How do we assess student learning to determine if they are learning the things we think they’re learning, and to determine what the most common misconceptions are?
See also Item response theory, Pedagogy, Statistical misconceptions, Think-aloud interviews.
Morrison, J. A., & Lederman, N. G. (2003). Science teachers’ diagnosis and understanding of students’ preconceptions. Science Education, 87(6), 849–867. doi:10.1002/sce.10092
Interviews and classroom observations of four “exemplary” high school science teachers. All acknowledged that understanding student misconceptions is important, but used no formal tool to do so; all tried to ask questions in class, but several teachers essentially ignored the answers to the questions and didn’t do anything with the misconceptions revealed by incorrect answers. The transcripts of classroom discussions, particularly Bill’s, are interesting.
Klymkowsky, M. W., Taylor, L. B., Spindler, S. R., & Garvin-Doxas, R. K. (2006). Two-dimensional, implicit confidence tests as a tool for recognizing student misconceptions. Journal of College Science Teaching, 36(3), 44–48.
Suggests using “two-dimensional tests” to make multiple-choice exams more useful for assessing conceptual understanding. Have students indicate confidence in their answers along with the answers, and assign points based on both confidence and correctness, giving them incentive to admit when they have no idea what the answer is (lest they get negative points for picking incorrectly with confidence). When they do pick incorrectly with confidence, you know there’s something systematically wrong with their understanding. Works best when the distracter answers are well-chosen to represent real misunderstandings.
James, M. C., & Willoughby, S. (2011). Listening to student conversations during clicker questions: What you have not heard might surprise you! American Journal of Physics, 79(1), 123–132. doi:10.1119/1.3488097
Took classes where students are encouraged to discuss clicker questions before selecting their answers, and recorded the discussions. 12.5% of discussions revealed “unanticipated student ideas” not represented by any of the wrong answers in the questions, including fairly serious misconceptions (“When they say mass, they don’t mean gas because gas would not have any mass because it’s not solid”). Students also frequently arrived at answers using “cues that were tangential or irrelevant to the concepts highlighted in answer alternatives”, such as words the instructor used recently or cues in the question phrasing. Suggests not grading purely for correctness, lest students just passively accept whatever a classmate says as the right answer.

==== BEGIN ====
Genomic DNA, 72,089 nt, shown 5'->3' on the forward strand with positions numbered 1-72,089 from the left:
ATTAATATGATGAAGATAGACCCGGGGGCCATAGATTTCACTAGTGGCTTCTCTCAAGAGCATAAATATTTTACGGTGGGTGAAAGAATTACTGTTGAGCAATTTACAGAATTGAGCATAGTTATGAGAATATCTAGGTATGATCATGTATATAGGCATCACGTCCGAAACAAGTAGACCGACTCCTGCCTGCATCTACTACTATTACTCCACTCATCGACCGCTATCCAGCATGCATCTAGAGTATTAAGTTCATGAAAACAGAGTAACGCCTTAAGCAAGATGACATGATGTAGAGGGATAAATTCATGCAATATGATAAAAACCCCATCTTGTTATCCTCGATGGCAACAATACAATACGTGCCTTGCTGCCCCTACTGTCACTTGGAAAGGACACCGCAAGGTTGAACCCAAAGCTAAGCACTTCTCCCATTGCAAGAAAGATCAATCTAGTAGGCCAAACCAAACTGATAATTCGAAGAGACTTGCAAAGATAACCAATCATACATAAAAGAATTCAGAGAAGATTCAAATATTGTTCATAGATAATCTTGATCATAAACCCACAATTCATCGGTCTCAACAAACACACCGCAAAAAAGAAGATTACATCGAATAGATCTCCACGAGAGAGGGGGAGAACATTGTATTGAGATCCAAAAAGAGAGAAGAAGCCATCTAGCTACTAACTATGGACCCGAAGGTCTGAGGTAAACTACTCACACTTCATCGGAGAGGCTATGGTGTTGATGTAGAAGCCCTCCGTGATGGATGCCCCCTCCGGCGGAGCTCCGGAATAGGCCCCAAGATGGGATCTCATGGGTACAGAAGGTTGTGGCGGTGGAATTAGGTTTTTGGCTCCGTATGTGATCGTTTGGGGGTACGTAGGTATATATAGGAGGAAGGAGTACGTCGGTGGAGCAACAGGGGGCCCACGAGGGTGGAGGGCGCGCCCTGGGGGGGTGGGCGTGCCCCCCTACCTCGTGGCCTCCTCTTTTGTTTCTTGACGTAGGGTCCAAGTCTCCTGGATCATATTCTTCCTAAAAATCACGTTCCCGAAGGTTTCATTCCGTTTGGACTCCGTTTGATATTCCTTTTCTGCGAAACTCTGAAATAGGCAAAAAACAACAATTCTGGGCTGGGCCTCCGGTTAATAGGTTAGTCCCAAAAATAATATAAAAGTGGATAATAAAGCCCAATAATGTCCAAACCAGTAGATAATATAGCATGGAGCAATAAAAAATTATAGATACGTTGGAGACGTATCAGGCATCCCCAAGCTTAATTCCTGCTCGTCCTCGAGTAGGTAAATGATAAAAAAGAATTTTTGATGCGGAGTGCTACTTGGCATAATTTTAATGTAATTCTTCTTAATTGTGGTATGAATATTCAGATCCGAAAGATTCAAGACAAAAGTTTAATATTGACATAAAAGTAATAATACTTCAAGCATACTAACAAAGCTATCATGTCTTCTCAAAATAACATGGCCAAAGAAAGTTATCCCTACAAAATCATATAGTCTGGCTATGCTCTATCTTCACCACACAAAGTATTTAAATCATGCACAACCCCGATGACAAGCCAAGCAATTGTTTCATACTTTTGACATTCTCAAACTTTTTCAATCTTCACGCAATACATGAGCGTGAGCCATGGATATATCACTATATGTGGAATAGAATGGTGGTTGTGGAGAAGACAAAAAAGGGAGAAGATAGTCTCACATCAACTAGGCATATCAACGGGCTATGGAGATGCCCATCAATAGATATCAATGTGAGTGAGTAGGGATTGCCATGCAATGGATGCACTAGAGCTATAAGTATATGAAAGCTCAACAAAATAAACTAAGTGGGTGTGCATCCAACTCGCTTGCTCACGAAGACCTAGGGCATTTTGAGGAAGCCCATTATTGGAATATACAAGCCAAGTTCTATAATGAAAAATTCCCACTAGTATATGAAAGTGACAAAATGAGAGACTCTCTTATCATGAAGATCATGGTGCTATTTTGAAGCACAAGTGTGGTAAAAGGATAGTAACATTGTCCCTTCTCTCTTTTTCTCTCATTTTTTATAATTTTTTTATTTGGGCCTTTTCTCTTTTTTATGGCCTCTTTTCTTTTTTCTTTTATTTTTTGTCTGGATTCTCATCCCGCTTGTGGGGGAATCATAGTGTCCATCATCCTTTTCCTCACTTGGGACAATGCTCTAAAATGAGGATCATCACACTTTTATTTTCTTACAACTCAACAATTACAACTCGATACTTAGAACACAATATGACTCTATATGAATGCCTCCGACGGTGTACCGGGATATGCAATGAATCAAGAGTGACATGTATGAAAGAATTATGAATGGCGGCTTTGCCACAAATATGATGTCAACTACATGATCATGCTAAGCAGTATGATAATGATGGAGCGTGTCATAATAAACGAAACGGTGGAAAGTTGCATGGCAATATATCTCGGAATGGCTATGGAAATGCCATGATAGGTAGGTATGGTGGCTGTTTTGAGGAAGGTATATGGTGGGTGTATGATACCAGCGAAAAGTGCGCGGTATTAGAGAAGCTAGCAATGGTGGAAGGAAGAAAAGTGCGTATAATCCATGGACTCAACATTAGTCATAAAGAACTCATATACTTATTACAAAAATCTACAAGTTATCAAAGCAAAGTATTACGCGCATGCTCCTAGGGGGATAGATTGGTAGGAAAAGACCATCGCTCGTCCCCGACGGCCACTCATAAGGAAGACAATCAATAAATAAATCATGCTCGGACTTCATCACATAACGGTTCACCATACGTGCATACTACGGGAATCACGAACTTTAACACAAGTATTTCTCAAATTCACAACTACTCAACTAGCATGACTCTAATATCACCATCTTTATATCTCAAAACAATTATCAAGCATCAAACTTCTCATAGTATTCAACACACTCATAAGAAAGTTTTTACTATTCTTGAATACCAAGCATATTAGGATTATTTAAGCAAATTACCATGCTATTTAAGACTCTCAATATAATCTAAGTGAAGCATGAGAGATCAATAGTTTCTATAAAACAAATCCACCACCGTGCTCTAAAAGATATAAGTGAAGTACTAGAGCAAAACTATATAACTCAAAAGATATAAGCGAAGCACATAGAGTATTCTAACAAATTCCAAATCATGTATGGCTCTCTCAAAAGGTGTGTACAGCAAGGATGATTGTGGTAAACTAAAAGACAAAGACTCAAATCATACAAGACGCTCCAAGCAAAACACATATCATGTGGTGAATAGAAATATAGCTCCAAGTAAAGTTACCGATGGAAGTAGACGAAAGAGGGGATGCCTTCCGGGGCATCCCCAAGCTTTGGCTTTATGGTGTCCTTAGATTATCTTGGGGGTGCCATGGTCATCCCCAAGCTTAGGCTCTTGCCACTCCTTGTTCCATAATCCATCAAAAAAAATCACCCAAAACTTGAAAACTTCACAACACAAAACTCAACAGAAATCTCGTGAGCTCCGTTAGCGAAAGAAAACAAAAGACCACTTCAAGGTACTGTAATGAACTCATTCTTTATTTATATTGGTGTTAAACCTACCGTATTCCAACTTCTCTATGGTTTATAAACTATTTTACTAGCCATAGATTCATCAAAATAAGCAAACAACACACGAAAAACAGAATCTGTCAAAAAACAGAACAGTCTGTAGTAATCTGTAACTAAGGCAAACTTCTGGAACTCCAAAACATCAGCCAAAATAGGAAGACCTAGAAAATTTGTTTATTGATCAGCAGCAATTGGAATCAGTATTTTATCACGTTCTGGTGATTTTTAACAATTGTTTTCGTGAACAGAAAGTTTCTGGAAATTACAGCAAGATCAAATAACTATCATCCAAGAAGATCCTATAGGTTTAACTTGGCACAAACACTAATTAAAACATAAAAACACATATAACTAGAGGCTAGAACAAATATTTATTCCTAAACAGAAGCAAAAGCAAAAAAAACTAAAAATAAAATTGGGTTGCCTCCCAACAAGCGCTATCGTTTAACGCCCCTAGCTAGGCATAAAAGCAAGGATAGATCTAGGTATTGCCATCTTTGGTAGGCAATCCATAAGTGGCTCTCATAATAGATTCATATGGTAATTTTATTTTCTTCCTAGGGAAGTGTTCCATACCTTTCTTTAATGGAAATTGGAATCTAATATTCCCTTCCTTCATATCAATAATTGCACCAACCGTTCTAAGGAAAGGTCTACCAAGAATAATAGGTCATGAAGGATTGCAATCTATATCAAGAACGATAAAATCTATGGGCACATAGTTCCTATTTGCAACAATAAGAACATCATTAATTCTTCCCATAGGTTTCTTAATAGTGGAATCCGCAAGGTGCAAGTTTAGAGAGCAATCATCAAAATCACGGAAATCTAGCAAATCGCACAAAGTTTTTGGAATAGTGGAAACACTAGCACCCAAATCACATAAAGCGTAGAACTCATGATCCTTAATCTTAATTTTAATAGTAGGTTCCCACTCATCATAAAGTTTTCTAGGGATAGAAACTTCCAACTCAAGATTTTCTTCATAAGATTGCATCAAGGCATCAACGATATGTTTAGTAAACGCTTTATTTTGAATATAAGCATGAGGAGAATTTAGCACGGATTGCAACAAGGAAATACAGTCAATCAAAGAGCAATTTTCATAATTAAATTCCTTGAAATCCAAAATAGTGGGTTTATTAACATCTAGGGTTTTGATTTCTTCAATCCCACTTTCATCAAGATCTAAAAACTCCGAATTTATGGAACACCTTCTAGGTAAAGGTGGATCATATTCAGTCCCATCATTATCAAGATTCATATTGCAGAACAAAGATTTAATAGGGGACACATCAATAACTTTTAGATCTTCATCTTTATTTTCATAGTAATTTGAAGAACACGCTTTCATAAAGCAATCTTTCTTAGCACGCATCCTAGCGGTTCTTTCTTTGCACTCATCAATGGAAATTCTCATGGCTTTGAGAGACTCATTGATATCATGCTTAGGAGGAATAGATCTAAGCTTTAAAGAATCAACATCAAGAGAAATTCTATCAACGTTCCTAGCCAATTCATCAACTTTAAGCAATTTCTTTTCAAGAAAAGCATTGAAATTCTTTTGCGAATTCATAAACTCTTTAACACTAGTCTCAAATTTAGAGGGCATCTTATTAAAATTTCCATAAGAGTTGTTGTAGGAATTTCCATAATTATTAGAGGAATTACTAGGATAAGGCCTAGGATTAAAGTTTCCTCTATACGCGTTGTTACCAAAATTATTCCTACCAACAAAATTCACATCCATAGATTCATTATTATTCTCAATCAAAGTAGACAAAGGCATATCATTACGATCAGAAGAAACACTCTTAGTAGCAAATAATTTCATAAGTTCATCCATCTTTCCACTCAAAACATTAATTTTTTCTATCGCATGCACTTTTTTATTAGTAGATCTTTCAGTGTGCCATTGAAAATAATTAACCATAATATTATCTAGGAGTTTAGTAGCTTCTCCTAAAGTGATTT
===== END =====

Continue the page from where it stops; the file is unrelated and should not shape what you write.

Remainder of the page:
Bowen, C. W. (1994). Think-aloud methods in chemistry education: Understanding student thinking. Journal of Chemical Education, 71(3), 184. doi:10.1021/ed071p184
Practical discussion of how to use think-aloud interviews to assess student understanding, by having students solve open-ended questions while explaining their reasoning aloud. The method seems to be fairly widely used. See also Think-aloud interviews.
Wren, D., & Barbera, J. (2013). Gathering evidence for validity during the design, development, and qualitative evaluation of thermochemistry concept inventory items. Journal of Chemical Education, 90(12), 1590–1601. doi:10.1021/ed400384g
Practical discussion on designing concept inventory questions, checking validity, using think-aloud interviews to improve questions, and designing distracter answers.
Adams, W. K., & Wieman, C. E. (2011). Development and validation of instruments to measure learning of expert-like thinking. International Journal of Science Education, 33(9), 1289–1312. doi:10.1080/09500693.2010.512369
In-depth systematic discussion on strategies for selecting topics to include on a concept inventory, interviewing faculty, conducting think-aloud interviews with students, validating questions, and selecting questions. Includes a bit of psychology about picking questions that convince instructors that both their teaching works (students improve dramatically on some questions) and that it can be improved (students don’t improve on others that the instructor thought were easy). Also gives tips on administering the resulting test to students.
Wilson, M., & Scalise, K. (2006). Assessment to improve learning in higher education: The bear assessment system. Higher Education, 52(4), 635–663. doi:10.1007/s10734-004-7263-y
Describes an integrated method for developing assessments that are used as the course progresses, not administered in one shot. Involves breaking down the course concepts, figuring out what constitutes expert thinking in each topic, building assessment questions (including open-ended and written questions), and embedding these questions in the course so instructors get regular feedback about student learning.
Wilcox, B. R. et al. (2016). Alternative model for administration and analysis of research-based assessments. Physical Review Physics Education Research, 12(1). doi:10.1103/physrevphyseducres.12.010139
Discusses implementation of a centralized assessment system, where course instructors at any institution can easily sign up, get a unique link to have their students take an assessment, automatically get summary reports on their class’s performance, and compare their results against a dataset of results at many institutions. This makes it easy for many instructors to adopt an assessment, instead of it only being used at one or two institutions.